The other day my husband and I took the kids to the beach. As we began setting up shop, I saw our 23-month-old reach for his crotch. "Do you have to pee?" I asked.
He nodded and answered, "Yes."
This was my first time taking him to a public restroom, and I had no idea what I was in for. He's not tall enough to pee standing up, so I tried to sit him on the toilet like we do at home. I had a hard time getting his penis in position to do the deed. I realized that if I didn't do something quick, I'd have urine sprayed all over my face.
Then I tried holding him in the air like Superman. With his penis pointed downward, there was no way he'd miss the target.
We were good to go when he said, "No potty." After further investigation, I realized that he already went in his training diapers.
Potty training my daughter was definitely nothing like potty training my son. I've always heard that boys took longer. But what people fail to mention is that it's also a lot harder, too.
When we potty trained our daughter a few years ago, we started by introducing her to the potty before the actual training began at 17 months.
We then started to schedule potty breaks throughout the day once she turned 18 months old. We even got everyone on board. I would put her on the potty in the morning, her teachers stuck to the schedule throughout the day, and Grandma and Daddy were both on duty in the evening.
It was no problem taking her to the public restroom. There were no awkward superhero positions and no issues with finding the target.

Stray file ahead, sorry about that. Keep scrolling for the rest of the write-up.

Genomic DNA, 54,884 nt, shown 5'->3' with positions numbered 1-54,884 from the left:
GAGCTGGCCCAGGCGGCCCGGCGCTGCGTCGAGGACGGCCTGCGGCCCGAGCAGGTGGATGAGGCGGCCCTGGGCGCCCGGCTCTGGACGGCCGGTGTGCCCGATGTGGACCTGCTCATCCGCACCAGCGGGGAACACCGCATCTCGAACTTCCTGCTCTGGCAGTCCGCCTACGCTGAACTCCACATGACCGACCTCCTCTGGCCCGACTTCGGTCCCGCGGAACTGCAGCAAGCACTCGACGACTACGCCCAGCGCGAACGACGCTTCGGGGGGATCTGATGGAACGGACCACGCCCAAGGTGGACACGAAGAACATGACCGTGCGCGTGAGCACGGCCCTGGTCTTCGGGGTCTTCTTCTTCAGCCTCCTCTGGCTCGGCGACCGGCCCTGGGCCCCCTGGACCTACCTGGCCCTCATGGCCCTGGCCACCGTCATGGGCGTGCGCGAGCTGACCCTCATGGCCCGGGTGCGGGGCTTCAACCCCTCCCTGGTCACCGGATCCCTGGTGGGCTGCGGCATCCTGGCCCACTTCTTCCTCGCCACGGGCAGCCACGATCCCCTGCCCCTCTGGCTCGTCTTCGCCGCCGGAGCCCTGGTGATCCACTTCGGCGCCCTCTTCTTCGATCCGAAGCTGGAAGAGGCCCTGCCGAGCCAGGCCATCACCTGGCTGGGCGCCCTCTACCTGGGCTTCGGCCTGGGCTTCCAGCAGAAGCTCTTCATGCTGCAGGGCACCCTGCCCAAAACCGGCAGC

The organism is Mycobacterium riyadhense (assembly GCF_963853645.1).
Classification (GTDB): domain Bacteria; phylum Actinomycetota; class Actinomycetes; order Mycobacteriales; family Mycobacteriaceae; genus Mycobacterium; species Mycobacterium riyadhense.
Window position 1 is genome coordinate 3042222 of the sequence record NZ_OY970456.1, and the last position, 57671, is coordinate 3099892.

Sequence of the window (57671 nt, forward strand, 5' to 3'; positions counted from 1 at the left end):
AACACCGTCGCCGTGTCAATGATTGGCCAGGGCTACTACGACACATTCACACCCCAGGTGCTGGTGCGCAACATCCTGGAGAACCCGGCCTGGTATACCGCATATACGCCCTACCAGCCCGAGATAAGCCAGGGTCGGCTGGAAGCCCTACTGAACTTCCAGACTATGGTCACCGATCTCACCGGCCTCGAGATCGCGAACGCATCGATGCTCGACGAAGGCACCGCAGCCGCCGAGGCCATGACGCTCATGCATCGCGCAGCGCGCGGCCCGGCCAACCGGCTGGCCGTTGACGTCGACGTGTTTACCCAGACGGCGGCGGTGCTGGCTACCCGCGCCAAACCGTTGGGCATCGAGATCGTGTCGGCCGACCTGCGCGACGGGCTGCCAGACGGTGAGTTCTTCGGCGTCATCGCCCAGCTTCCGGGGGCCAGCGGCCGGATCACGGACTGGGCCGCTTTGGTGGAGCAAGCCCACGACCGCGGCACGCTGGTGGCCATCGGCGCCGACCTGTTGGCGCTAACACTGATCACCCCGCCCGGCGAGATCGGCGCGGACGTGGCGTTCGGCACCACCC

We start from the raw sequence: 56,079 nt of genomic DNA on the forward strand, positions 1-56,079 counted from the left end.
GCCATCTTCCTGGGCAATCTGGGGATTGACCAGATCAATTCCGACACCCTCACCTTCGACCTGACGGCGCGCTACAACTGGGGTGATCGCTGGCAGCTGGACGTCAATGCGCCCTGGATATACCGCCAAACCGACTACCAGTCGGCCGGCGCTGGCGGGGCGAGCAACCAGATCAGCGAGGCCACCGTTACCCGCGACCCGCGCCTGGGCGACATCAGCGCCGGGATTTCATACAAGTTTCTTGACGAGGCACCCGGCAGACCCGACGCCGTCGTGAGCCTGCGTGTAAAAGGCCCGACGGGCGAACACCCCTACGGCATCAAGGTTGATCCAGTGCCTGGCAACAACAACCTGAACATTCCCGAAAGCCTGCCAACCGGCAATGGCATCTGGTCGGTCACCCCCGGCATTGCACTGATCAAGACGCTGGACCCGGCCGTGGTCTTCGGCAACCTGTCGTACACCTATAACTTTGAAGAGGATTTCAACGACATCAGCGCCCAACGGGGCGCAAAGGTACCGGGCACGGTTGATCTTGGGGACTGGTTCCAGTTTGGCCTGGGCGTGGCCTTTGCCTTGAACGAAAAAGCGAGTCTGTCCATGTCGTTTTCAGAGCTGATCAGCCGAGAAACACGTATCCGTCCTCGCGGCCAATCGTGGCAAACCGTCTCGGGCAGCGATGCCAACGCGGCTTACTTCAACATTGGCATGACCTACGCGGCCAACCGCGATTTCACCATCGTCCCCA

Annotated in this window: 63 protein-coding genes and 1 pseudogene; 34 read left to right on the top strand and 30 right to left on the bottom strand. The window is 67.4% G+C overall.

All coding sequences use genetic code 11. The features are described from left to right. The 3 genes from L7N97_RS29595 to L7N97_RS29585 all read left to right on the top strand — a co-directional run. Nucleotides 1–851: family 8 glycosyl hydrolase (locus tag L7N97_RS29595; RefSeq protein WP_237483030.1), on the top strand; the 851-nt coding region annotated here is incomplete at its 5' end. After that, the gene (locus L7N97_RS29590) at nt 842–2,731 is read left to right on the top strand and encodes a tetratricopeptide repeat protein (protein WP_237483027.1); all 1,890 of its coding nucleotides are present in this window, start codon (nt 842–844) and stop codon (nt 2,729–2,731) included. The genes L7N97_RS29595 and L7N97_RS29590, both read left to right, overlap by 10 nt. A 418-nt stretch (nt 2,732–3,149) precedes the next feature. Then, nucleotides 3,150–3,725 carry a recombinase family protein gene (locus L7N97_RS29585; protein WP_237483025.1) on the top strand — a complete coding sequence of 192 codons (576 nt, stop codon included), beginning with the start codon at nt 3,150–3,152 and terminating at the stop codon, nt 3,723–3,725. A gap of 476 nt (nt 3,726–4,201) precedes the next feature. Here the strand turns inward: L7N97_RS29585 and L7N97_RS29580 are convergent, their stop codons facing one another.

So far, we've gone through a container of carpet cleaner. It's a bit frustrating, but it's also quite comical.
But my son? His initial introduction at 20 months was positive. He'd even sit on the throne for fun. We recently began a routine where he'd pee in the toilet throughout the day. But all of a sudden he began holding it in.
"I have to go potty," he'd say with his hands on his penis.
Rather than pee in the potty, he'd pee in his hand or on the floor. So far, we've gone through a container of carpet cleaner. It's a bit frustrating, but it's also quite comical when you think about it.
I know that his potty training journey is far from over. There will be triumphs and setbacks and that's OK. He's bound to get it down pat at some point. But there's one thing I've learned for sure: Potty training a boy is a lot harder than potty training a girl.
Do you think potty training a boy is harder than potty training a girl?